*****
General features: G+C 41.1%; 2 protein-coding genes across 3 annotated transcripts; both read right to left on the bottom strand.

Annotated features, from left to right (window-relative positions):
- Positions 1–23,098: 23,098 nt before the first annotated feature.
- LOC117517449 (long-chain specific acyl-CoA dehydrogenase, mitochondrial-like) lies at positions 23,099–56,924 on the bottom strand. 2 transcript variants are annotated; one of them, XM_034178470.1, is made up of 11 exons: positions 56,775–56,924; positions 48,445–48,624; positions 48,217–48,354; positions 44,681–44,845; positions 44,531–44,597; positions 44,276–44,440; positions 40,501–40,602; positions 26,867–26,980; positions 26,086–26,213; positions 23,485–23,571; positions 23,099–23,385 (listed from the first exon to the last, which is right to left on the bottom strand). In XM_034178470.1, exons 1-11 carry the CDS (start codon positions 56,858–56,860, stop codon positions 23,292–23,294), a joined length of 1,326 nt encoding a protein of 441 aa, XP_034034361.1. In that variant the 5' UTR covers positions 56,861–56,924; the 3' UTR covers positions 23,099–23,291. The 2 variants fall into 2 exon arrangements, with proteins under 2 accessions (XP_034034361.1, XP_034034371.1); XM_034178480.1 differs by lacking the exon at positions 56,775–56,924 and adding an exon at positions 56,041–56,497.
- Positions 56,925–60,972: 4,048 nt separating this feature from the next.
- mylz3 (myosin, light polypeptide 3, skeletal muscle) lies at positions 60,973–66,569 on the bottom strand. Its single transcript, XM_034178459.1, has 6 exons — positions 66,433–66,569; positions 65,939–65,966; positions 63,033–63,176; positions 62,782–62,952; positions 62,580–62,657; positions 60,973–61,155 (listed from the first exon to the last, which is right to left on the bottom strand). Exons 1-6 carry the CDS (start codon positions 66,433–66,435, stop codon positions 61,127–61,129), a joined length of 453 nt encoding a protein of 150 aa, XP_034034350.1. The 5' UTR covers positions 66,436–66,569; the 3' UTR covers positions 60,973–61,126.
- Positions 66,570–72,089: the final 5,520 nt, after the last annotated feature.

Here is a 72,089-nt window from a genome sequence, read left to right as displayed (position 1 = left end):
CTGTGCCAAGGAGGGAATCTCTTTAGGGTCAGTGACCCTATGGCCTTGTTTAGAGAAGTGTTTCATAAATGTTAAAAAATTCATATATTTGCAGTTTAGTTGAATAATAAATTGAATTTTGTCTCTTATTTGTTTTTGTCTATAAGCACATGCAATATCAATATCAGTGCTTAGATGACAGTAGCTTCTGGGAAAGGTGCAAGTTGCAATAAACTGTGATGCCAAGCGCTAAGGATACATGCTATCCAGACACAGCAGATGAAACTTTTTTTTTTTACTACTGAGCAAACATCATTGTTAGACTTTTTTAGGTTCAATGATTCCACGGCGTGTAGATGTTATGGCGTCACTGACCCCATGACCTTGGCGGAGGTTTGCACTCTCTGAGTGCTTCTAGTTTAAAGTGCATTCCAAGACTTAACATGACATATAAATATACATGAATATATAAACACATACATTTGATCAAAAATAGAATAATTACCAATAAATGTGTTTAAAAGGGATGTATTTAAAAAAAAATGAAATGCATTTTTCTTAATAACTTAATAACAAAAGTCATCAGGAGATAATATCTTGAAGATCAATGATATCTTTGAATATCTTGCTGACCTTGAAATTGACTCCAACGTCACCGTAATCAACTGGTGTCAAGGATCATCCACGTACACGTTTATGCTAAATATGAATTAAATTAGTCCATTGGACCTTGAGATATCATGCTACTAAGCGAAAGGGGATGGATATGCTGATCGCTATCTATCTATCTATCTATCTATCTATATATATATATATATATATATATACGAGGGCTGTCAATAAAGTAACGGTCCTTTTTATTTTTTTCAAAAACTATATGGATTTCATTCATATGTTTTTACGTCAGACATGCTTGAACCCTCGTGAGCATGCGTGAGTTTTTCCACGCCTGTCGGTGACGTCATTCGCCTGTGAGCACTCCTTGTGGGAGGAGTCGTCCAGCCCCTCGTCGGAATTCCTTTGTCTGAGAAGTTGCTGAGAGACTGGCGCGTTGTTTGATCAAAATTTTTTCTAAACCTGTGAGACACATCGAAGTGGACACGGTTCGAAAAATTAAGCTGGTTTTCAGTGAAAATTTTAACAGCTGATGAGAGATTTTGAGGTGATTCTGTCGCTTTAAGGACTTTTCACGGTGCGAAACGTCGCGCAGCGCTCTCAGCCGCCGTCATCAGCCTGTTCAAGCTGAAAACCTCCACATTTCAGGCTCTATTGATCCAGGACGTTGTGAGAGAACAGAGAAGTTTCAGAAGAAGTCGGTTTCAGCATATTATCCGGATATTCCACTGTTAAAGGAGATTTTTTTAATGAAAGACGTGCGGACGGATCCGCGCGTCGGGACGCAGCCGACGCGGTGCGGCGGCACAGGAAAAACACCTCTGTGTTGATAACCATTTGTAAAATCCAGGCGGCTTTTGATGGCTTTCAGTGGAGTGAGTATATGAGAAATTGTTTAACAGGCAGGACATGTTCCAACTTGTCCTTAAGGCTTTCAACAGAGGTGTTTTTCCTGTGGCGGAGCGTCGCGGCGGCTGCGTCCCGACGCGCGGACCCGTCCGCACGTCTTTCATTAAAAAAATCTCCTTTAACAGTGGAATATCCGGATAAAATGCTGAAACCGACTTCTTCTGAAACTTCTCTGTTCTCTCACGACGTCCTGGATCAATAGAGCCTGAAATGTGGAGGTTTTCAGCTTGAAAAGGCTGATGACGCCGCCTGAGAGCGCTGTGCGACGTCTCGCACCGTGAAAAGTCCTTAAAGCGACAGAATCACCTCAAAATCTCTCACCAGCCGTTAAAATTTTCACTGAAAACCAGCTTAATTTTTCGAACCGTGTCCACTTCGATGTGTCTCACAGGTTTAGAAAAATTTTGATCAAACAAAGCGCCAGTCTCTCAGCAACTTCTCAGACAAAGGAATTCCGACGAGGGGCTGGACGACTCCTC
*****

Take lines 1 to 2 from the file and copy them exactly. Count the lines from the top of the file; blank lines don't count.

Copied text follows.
General features: G+C 41.1%; 2 protein-coding genes across 3 annotated transcripts; both read right to left on the bottom strand.

Annotated features, from left to right (window-relative positions):